Pierre-Luc Dubois is one of those players. The 19-year-old forward has already enjoyed an impressive rookie season scoring 20 goals and 48 points for the Columbus Blue Jackets. Drafted third overall in 2016, Dubois is showing the hockey world why Columbus had him so high on their draft board.
Dubois has two goals and four points at the 2018 IIHF Ice Hockey World Championship but more than that has added depth and timely scoring into the Canada lineup. Opponents have to focus on more than Connor McDavid’s line and instead treat all lines as a threat.
Dubois, making his first appearance at the World Championship, has had to get used to his new situation very quickly.
“It is different. Different ways, different systems, different teammates. Everything,” he said. “And, of course, being on the Olympic ice, too. So, it has been a bit of an adjustment. But being around these pros makes it easier.”
One aspect of the game that World Championship newcomers have to get used to is the big ice. For some, it is a welcome addition, boosting their offensive creativity and highlighting their skating skills. For others, it can be daunting covering so much more icy territory. Dubois recognizes the larger surface can mean feast or famine depending on the player, but he seems to be doing just fine.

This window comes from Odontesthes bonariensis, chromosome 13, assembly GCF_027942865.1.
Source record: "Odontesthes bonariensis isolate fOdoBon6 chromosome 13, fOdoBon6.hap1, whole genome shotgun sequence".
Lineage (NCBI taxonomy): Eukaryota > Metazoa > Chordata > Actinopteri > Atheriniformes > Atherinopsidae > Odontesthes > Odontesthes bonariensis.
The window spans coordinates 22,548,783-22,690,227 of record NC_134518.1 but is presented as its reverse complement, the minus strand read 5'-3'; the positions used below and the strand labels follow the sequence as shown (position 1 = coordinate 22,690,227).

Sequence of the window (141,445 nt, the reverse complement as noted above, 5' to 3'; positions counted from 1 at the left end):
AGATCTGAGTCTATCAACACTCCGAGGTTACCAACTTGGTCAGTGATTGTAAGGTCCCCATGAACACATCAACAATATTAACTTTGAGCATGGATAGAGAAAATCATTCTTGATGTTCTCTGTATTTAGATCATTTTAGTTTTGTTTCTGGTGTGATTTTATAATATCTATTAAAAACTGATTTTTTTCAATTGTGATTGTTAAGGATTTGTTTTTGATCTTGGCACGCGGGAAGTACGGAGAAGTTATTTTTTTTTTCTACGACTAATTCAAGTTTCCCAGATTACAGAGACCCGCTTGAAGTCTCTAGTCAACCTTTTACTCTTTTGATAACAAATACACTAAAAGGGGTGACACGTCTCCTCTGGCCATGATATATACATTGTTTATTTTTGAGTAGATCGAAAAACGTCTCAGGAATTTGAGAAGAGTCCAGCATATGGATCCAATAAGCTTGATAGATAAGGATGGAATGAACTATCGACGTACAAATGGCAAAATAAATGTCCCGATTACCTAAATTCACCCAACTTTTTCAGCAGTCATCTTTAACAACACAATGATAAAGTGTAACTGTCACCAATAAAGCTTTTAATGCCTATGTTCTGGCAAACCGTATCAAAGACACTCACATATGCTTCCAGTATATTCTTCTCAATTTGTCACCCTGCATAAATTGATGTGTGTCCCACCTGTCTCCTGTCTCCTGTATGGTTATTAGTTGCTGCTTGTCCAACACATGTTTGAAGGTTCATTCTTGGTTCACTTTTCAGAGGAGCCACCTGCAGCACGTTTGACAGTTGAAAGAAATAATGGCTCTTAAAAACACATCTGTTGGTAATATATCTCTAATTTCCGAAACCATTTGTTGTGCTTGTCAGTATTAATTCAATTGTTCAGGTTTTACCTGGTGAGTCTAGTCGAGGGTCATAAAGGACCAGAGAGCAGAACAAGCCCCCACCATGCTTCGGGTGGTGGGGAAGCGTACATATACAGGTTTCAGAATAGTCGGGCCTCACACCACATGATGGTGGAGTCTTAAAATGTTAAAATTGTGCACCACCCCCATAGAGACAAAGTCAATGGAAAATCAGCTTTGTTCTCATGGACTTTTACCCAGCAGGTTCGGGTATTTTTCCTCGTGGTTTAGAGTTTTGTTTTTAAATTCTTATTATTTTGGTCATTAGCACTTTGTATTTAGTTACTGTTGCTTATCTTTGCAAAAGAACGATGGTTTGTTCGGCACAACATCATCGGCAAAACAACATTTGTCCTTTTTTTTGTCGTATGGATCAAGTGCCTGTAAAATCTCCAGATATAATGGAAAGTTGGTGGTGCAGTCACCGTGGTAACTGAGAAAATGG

“At least on the big ice you have more time and space but that can be a trap too because having too much time can be dangerous too so let’s see. It is a big difference from what you’re used to but I like challenges.”
“I’m playing left wing now, too. It’s a position that I’ve never played so it is a different position. You have to change your game a bit.”
Dubois made the Columbus opening night roster playing right wing. He scored in his first game but then was scoreless in his next eleven games before returning to centre. Once back, his production picked up and he finished the season setting Blue Jackets rookie records for scoring.
“It was a real fun year in Columbus,” he said. “I started off slow but then I went back to centre and that’s when my game picked up. I thought I played well when I went back to centre.”
Between his rookie year in the NHL and ending the season with a stint on Team Canada with a chance to win the coveted World Championship trophy, it’s been a year of figuring things out and improving.
“I learned a lot. We had a really good team. You have a lot of responsibilities playing 18-20 minutes a night. There is still a lot I can learn.”